Consul General, Madame Zhang Meifang, wants to erect a three-metre high boundary wall and security huts around the consulate, which is in a listed building within the Adelaide Park Conservation Area, where all the trees are also protected.
In response to public complaints, a planning enforcement officer visited the site in February and witnessed a block work perimeter wall being erected.
The consulate applied for planning permission but, after a face-off developed with the council, the application was withdrawn. The council says the wall will have a "detrimental impact on the historic buildings and surrounding conservation area", while foundation works will sever tree buttress roots, making them unstable.
Work stopped voluntarily for a while but, after negotiations broke down, the council says work on the site recommenced. Despite having no planning consent, the consulate was alleged to have carried on digging a trench around the compound, filling it with concrete.
An emergency tree preservation order was issued, as well as a listed building enforcement notice and a stop notice, requiring that the works cease immediately. But the council says a construction lorry has since been spotted delivering concrete and workmen to the site, which has been boarded off from view.
The council's response was to launch proceedings, seeking a High Court injunction against Zhang. But, in a decision given on June 26 which has only just been published, Mr Justice McBride ruled that his hands are tied by state and diplomatic immunity.
The People's Republic of China is, he ruled, the owner of the consulate and the court simply has no power to issue an injunction against a sovereign state. Meanwhile, Zhang was herself "inviolate" from legal action because she was pursuing the construction project in her official, diplomatic, capacity.
Council lawyers argued that it was "self-evident that breaking the law was not a consular function".
But the judge accepted that the wall was being built "for the security, prosperity and well-being of the Chinese government".
He added: "The acts being carried out at the premises are acts carried out by Madame Zhang on behalf of the Chinese state for security purposes.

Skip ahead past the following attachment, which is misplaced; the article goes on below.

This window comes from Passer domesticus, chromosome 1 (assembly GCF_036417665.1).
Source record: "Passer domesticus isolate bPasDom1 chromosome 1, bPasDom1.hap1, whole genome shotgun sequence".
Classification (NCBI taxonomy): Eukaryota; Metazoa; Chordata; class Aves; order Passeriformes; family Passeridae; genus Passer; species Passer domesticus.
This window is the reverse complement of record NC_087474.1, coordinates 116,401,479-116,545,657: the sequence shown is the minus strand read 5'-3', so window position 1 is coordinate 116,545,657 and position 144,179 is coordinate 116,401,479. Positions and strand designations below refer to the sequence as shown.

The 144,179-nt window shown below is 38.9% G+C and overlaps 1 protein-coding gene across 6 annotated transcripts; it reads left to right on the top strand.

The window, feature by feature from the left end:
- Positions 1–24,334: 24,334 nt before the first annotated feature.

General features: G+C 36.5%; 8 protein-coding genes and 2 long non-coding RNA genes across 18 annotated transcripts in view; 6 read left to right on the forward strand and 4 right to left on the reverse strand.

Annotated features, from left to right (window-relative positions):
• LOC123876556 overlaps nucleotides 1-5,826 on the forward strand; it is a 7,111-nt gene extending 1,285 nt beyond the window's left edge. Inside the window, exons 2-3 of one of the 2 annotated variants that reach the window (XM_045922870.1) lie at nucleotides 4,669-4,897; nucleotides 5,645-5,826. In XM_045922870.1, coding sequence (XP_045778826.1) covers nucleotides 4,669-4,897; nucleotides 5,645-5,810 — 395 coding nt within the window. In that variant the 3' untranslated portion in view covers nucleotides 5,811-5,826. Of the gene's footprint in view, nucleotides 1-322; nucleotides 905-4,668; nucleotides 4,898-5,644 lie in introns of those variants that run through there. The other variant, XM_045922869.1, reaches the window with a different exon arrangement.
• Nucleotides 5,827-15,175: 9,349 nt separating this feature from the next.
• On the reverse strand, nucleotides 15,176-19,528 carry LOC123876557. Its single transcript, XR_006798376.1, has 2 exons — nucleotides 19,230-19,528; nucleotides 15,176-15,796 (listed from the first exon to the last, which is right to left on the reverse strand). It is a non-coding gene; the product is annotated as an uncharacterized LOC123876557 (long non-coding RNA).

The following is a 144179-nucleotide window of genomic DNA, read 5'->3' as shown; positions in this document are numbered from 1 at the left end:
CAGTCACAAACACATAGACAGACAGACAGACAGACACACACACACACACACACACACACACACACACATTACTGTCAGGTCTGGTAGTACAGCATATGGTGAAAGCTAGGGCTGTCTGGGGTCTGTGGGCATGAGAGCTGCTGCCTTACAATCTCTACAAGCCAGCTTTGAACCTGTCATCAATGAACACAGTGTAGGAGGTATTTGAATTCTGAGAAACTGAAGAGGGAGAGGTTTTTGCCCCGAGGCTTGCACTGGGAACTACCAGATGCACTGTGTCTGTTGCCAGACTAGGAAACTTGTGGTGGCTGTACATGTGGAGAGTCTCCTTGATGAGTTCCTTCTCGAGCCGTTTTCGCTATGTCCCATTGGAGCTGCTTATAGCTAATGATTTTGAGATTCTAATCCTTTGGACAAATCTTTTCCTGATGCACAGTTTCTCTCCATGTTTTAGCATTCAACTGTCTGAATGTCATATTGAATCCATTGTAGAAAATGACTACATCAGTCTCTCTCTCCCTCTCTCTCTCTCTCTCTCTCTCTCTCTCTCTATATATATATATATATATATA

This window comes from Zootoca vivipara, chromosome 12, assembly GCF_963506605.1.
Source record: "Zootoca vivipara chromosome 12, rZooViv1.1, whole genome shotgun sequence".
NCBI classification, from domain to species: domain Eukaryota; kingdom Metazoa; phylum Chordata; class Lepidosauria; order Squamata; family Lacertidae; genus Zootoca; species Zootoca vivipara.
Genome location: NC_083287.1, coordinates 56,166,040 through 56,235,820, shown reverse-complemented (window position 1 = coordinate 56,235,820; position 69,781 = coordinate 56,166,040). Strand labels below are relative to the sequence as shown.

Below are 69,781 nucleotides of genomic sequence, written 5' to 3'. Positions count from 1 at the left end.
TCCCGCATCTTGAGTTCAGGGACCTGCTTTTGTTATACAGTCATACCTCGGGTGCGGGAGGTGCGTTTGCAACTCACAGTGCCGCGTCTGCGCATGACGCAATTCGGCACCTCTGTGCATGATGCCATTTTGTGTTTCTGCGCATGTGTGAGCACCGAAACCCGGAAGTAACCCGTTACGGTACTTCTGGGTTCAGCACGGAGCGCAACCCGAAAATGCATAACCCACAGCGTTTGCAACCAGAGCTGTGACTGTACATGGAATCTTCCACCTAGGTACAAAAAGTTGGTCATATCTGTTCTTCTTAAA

"It is not a private activity... rather she is commissioning the works in her official capacity as consul general by or on behalf of the Chinese state."
The judge said that, even if an injunction were granted, it would not be enforceable either against the People's Republic or Madame Zhang. Both she and the consulate are inviolable under the Vienna Convention and ordering them to comply with planning rules would just be "beating the air."
No one would be able to enter the consulate to enforce the injunction and, even if she breached it, Madame Zhang "cannot be arrested and brought before the Court," the judge said, while conceding the council had "at least an arguable case" that the consulate was unlawfully breaching planning control.
But, whilst the impasse with the council continued, it was "highly unlikely" that Zhang or the People's Republic would agree to waive immunity, he added.
The consulate had been warned in a letter from the council's lawyers in February that "there will likely be consequences" if it failed to respect planning rules.
And the judge said the "nuclear option" was that the foreign secretary would withdraw the premises' consular status and "terminate" China's right to occupy them.
He added: "That would be a very serious consequence. Therefore, it is my view that it is all the more important at this stage for Madame Zhang to engage in discussions with the council so that those serious consequences do not occur."
With her immunity now fully recognised, the judge hoped that she would stop the works voluntarily whilst the consulate re-applied for planning permission.